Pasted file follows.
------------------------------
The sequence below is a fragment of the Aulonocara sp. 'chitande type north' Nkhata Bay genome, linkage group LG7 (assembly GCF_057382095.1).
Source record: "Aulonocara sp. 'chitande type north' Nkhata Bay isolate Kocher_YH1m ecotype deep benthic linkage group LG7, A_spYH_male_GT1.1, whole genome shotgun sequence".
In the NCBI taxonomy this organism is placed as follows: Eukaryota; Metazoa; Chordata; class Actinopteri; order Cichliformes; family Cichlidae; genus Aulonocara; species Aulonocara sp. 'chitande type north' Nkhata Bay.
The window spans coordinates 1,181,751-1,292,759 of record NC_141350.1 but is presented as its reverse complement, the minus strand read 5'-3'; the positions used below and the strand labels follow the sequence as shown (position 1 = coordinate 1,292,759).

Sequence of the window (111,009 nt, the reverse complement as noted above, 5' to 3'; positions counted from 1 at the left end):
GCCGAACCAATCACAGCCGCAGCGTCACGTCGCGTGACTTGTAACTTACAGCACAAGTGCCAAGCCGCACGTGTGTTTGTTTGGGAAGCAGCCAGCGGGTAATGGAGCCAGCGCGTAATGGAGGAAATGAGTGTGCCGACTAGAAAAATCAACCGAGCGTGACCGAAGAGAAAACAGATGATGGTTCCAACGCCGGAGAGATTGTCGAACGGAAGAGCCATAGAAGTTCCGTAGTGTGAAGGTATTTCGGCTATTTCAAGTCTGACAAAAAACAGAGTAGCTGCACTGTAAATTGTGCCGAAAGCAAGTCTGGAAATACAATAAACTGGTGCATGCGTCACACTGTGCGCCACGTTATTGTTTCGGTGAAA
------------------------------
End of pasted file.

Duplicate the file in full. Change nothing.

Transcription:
The sequence below is a fragment of the Aulonocara sp. 'chitande type north' Nkhata Bay genome, linkage group LG7 (assembly GCF_057382095.1).
Source record: "Aulonocara sp. 'chitande type north' Nkhata Bay isolate Kocher_YH1m ecotype deep benthic linkage group LG7, A_spYH_male_GT1.1, whole genome shotgun sequence".
In the NCBI taxonomy this organism is placed as follows: Eukaryota; Metazoa; Chordata; class Actinopteri; order Cichliformes; family Cichlidae; genus Aulonocara; species Aulonocara sp. 'chitande type north' Nkhata Bay.
The window spans coordinates 1,181,751-1,292,759 of record NC_141350.1 but is presented as its reverse complement, the minus strand read 5'-3'; the positions used below and the strand labels follow the sequence as shown (position 1 = coordinate 1,292,759).

Sequence of the window (111,009 nt, the reverse complement as noted above, 5' to 3'; positions counted from 1 at the left end):
GCCGAACCAATCACAGCCGCAGCGTCACGTCGCGTGACTTGTAACTTACAGCACAAGTGCCAAGCCGCACGTGTGTTTGTTTGGGAAGCAGCCAGCGGGTAATGGAGCCAGCGCGTAATGGAGGAAATGAGTGTGCCGACTAGAAAAATCAACCGAGCGTGACCGAAGAGAAAACAGATGATGGTTCCAACGCCGGAGAGATTGTCGAACGGAAGAGCCATAGAAGTTCCGTAGTGTGAAGGTATTTCGGCTATTTCAAGTCTGACAAAAAACAGAGTAGCTGCACTGTAAATTGTGCCGAAAGCAAGTCTGGAAATACAATAAACTGGTGCATGCGTCACACTGTGCGCCACGTTATTGTTTCGGTGAAA